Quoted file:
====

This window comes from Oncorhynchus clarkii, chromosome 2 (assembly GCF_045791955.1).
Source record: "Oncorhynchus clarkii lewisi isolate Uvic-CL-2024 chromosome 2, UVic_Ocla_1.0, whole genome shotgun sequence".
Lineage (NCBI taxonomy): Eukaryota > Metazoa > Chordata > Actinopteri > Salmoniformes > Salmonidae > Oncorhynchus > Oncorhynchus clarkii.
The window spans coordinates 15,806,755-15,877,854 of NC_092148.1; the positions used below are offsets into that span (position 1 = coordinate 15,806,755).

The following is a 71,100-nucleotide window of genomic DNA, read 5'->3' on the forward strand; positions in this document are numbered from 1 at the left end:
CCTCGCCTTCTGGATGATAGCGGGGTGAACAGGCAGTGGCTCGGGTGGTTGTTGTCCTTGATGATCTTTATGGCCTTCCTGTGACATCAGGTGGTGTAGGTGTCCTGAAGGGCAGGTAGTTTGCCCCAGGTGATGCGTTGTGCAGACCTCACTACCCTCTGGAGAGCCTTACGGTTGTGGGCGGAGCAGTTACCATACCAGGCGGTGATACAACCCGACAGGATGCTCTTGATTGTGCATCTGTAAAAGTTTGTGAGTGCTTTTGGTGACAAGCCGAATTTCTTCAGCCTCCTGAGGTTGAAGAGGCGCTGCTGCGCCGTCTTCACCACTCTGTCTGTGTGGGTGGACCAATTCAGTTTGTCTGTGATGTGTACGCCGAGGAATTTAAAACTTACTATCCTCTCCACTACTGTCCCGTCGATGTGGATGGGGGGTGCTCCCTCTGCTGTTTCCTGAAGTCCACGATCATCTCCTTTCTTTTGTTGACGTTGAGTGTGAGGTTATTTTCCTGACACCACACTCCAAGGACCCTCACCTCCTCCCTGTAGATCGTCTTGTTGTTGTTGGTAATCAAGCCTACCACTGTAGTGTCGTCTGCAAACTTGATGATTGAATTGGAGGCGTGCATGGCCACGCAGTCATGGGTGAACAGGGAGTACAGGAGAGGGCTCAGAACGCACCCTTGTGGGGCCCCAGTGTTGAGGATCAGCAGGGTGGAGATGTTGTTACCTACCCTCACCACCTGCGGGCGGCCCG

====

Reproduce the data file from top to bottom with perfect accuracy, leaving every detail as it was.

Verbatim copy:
This window comes from Oncorhynchus clarkii, chromosome 2 (assembly GCF_045791955.1).
Source record: "Oncorhynchus clarkii lewisi isolate Uvic-CL-2024 chromosome 2, UVic_Ocla_1.0, whole genome shotgun sequence".
Lineage (NCBI taxonomy): Eukaryota > Metazoa > Chordata > Actinopteri > Salmoniformes > Salmonidae > Oncorhynchus > Oncorhynchus clarkii.
The window spans coordinates 15,806,755-15,877,854 of NC_092148.1; the positions used below are offsets into that span (position 1 = coordinate 15,806,755).

The following is a 71,100-nucleotide window of genomic DNA, read 5'->3' on the forward strand; positions in this document are numbered from 1 at the left end:
CCTCGCCTTCTGGATGATAGCGGGGTGAACAGGCAGTGGCTCGGGTGGTTGTTGTCCTTGATGATCTTTATGGCCTTCCTGTGACATCAGGTGGTGTAGGTGTCCTGAAGGGCAGGTAGTTTGCCCCAGGTGATGCGTTGTGCAGACCTCACTACCCTCTGGAGAGCCTTACGGTTGTGGGCGGAGCAGTTACCATACCAGGCGGTGATACAACCCGACAGGATGCTCTTGATTGTGCATCTGTAAAAGTTTGTGAGTGCTTTTGGTGACAAGCCGAATTTCTTCAGCCTCCTGAGGTTGAAGAGGCGCTGCTGCGCCGTCTTCACCACTCTGTCTGTGTGGGTGGACCAATTCAGTTTGTCTGTGATGTGTACGCCGAGGAATTTAAAACTTACTATCCTCTCCACTACTGTCCCGTCGATGTGGATGGGGGGTGCTCCCTCTGCTGTTTCCTGAAGTCCACGATCATCTCCTTTCTTTTGTTGACGTTGAGTGTGAGGTTATTTTCCTGACACCACACTCCAAGGACCCTCACCTCCTCCCTGTAGATCGTCTTGTTGTTGTTGGTAATCAAGCCTACCACTGTAGTGTCGTCTGCAAACTTGATGATTGAATTGGAGGCGTGCATGGCCACGCAGTCATGGGTGAACAGGGAGTACAGGAGAGGGCTCAGAACGCACCCTTGTGGGGCCCCAGTGTTGAGGATCAGCAGGGTGGAGATGTTGTTACCTACCCTCACCACCTGCGGGCGGCCCG